Can the U.S. Senate overcome strong opposition in the House and pass legislation to help farmers who suffered a variety of weather and economic disasters including the hurricane-spawned high-energy prices of 2005?
That's the question that was on the minds of a group of senators and farm organization leaders who held a rally on Capitol Hill to build support for the Emergency Agricultural Disaster Assistance Act of 2006.
The latter, introduced by Sen. Kent Conrad, D-N.D., would provide emergency funding to farmers and ranchers who suffered weather-related crop production shortfalls, quality losses and damage to livestock feed supplies. It will also provide payments for the loss of livestock.
“This bill gives our farmers and ranchers a chance to stay in business by overcoming some of the losses due to events outside of their control,” said Conrad, who was joined by 23 senators who co-sponsored the legislation.
Among those are Sens. Mark Pryor and Blanche Lincoln, Democrats from Arkansas; Christopher “Kit” Bond and Jim Talent, Republicans from Missouri; Mary Landrieu, Democrat from Louisiana; Mel Martinez, R-Fla.; Bill Nelson, D-Fla.; Max Baucus, D-Mont.; Byron Dorgan, D-N.D.; and Senate Minority Leader Harry Reid of Nevada.
Baucus and Dorgan appeared with Conrad at the rally on Capitol Hill March 28.
Although his state is many miles removed from the Gulf Coast region where a record number of named hurricanes struck in 2005, Conrad said North Dakota farmers still experienced their share and more of weather and other natural disasters.
“North Dakota's farmers and ranchers have suffered from a wave of losses — rain, frost, floods and even anthrax,” he said. “Every single county in North Dakota was designated a primary disaster county last year. Disastrous weather kept farmers from planting more than a million acres last year in North Dakota.
“This bill is a priority for our family farmers in rural America because our producers are in jeopardy.”
“This past year was one when several major natural disasters, including droughts, floods, fires, tornadoes and hurricanes ravaged thousands of acres of agricultural land and destroyed farmstead buildings and homes,” said American Farm Bureau President Bob Stallman.
“The Emergency Agricultural Disaster Assistance Act of 2006 will provide help to producers for losses incurred during the 2005 crop year. Without such help, many producers will be forced out of business.”
Farm Bureau was one of a number of organizations, including the National Farmers Union, U.S. Rice Producers Group and U.S. Rice Producers Associations, represented at the rally, which, ironically, was forced indoors by rain.
The USA Rice Federation, the umbrella organization for the U.S. Rice Producers Group and other industry segments, said the Conrad bill contains a supplemental direct payment provision that is key for rice producers who experienced significant natural disaster-related losses in 2005.
“The 30 percent supplemental direct payment provision in this bill would provide some relief to rice producers trying to recover from the hurricane, drought and flood-related losses of 2005,” said Paul Combs, chairman of the U.S. Rice Producers Group. “We appreciate the support of Sen. Conrad and our rice state senators on this legislation.”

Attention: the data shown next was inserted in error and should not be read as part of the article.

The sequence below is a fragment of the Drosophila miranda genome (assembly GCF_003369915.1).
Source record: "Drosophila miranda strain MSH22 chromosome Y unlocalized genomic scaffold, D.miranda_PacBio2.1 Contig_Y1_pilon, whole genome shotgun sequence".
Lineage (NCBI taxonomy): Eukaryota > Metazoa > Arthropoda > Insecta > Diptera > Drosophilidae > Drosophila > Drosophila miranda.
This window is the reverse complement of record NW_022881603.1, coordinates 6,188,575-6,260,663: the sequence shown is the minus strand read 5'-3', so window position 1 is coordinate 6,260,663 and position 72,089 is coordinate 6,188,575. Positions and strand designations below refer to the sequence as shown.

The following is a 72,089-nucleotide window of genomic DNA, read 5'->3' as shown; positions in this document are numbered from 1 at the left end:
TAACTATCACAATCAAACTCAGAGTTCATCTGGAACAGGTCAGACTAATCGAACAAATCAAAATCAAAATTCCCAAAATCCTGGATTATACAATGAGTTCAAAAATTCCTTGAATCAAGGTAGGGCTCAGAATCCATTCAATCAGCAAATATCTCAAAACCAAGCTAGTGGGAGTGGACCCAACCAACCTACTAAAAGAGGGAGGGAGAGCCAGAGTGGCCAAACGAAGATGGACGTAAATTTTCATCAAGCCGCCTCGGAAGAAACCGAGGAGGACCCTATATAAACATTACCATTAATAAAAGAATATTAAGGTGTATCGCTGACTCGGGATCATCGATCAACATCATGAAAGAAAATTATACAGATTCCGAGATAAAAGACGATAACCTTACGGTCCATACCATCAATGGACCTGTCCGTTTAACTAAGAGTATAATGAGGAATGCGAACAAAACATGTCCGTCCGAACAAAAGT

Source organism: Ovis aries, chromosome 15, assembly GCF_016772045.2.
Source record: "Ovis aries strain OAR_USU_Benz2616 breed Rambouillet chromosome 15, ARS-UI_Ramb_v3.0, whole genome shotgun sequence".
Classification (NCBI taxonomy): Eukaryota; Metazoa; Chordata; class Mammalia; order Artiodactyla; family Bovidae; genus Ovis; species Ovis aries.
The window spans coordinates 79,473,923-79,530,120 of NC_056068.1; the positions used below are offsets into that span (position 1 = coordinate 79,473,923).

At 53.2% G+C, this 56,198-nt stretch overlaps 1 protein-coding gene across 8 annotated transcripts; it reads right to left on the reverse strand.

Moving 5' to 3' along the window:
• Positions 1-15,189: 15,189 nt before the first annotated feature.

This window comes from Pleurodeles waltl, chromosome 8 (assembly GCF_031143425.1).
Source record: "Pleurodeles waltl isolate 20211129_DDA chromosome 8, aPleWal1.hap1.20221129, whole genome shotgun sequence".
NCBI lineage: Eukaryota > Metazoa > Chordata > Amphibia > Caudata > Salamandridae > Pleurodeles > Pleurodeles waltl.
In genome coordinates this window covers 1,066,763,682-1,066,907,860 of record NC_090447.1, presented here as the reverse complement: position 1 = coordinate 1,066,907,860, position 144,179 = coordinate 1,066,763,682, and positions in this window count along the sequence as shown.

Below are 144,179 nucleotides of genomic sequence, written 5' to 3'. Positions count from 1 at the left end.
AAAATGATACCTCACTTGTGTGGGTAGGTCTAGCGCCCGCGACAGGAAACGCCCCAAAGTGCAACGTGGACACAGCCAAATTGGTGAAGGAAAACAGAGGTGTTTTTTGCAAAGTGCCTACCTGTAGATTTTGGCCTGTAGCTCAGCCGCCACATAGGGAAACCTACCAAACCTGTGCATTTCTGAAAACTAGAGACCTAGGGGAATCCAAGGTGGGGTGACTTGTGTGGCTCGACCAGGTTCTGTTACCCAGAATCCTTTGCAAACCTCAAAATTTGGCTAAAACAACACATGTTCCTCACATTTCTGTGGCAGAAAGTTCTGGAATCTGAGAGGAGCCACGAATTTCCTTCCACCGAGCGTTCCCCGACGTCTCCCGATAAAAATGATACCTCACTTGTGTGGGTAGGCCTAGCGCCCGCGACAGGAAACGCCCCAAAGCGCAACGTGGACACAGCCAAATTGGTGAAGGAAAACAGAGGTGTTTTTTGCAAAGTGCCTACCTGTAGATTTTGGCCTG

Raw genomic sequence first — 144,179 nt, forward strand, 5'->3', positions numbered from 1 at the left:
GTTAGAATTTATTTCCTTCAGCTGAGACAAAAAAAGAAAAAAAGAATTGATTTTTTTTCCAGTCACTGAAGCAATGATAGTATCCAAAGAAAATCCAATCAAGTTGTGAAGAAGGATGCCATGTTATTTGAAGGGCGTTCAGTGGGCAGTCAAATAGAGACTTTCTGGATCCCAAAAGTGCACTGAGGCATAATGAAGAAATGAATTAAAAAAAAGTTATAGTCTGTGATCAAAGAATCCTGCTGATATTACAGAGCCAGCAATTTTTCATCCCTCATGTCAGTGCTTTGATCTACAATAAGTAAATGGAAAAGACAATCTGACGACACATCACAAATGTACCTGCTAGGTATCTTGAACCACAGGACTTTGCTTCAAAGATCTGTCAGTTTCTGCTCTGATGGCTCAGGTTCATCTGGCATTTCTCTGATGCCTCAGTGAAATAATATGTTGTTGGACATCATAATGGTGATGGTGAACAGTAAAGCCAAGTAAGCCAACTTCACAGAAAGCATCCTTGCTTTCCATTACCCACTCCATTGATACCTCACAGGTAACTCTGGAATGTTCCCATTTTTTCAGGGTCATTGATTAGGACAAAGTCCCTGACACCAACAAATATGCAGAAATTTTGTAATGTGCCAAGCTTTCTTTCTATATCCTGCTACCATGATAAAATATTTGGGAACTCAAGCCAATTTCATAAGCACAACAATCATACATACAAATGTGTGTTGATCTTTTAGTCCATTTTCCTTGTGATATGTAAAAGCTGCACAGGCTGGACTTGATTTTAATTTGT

Conrad noted that 22 farm groups, including the American Farm Bureau Federation, the American Soybean Association, National Cotton Council, the two rice producer organizations and the National Farmers Union, have written Congress to endorse disaster legislation.
“We are deeply concerned about the current economic condition of agriculture due to last year's natural disasters that resulted in substantial production losses and significant cost of production increases throughout the country,” the letter said.
“Virtually every state in the nation has been impacted and about 80 percent of U.S. counties declared disaster or contiguous disaster counties last year due to devastating hurricanes, fires, floods, excessive moisture and severe drought. Besides heavy crop and livestock losses and increased production costs, many areas also face contaminated fields and infrastructure losses that pose serious long-term challenges to economic recovery.”
The bill will also help farmers overcome losses as a result of energy prices that spiked following last year's hurricanes, said Conrad. Energy-related farm expenses rose by more than $5 billion last year compared to 2004.
“Unlike other industries,” he said, “Farmers and ranchers are largely unable to pass on these costs, meaning those higher energy costs directly reduce farm income.”
House members like Rep. Marion Berry, D-Ark., have introduced similar disaster assistance bills in recent months, but the legislation has run into strong opposition from the House leadership.
The latest Berry attempt — an amendment to a $92.2-billion, emergency-spending bill that would have provided $3.4 billion in disaster assistance to farmers and ranchers — was defeated in a 34-27 vote in the House Appropriations Committee. Rep. Jo Ann Emerson, R-Mo., was the only Republican voting for the amendment.
“Congress must not turn its back on those who produce America's food supply,” said Stallman in a statement released by Farm Bureau following the March 28 rally. “Although assistance has been granted for certain agricultural commodities in hurricane areas, other impacted commodities and other regions of the country have been left to battle their own disasters.
“Sen. Conrad's bill is a sensible approach to a national problem.”